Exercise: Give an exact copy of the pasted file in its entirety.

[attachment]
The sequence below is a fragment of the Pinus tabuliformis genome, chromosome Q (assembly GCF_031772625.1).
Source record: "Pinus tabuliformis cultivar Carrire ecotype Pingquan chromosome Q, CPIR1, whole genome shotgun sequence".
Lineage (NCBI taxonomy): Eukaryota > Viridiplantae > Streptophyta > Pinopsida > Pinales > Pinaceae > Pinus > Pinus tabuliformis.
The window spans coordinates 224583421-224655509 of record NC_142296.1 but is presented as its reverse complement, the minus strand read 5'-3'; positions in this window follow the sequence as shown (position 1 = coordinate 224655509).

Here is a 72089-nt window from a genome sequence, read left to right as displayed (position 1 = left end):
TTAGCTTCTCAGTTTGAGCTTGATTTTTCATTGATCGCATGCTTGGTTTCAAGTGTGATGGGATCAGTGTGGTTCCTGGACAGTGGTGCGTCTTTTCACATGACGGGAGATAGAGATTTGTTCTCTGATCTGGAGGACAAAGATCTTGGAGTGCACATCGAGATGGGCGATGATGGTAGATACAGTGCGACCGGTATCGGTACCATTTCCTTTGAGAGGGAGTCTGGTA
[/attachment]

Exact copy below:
The sequence below is a fragment of the Pinus tabuliformis genome, chromosome Q (assembly GCF_031772625.1).
Source record: "Pinus tabuliformis cultivar Carrire ecotype Pingquan chromosome Q, CPIR1, whole genome shotgun sequence".
Lineage (NCBI taxonomy): Eukaryota > Viridiplantae > Streptophyta > Pinopsida > Pinales > Pinaceae > Pinus > Pinus tabuliformis.
The window spans coordinates 224583421-224655509 of record NC_142296.1 but is presented as its reverse complement, the minus strand read 5'-3'; positions in this window follow the sequence as shown (position 1 = coordinate 224655509).

Here is a 72089-nt window from a genome sequence, read left to right as displayed (position 1 = left end):
TTAGCTTCTCAGTTTGAGCTTGATTTTTCATTGATCGCATGCTTGGTTTCAAGTGTGATGGGATCAGTGTGGTTCCTGGACAGTGGTGCGTCTTTTCACATGACGGGAGATAGAGATTTGTTCTCTGATCTGGAGGACAAAGATCTTGGAGTGCACATCGAGATGGGCGATGATGGTAGATACAGTGCGACCGGTATCGGTACCATTTCCTTTGAGAGGGAGTCTGGTA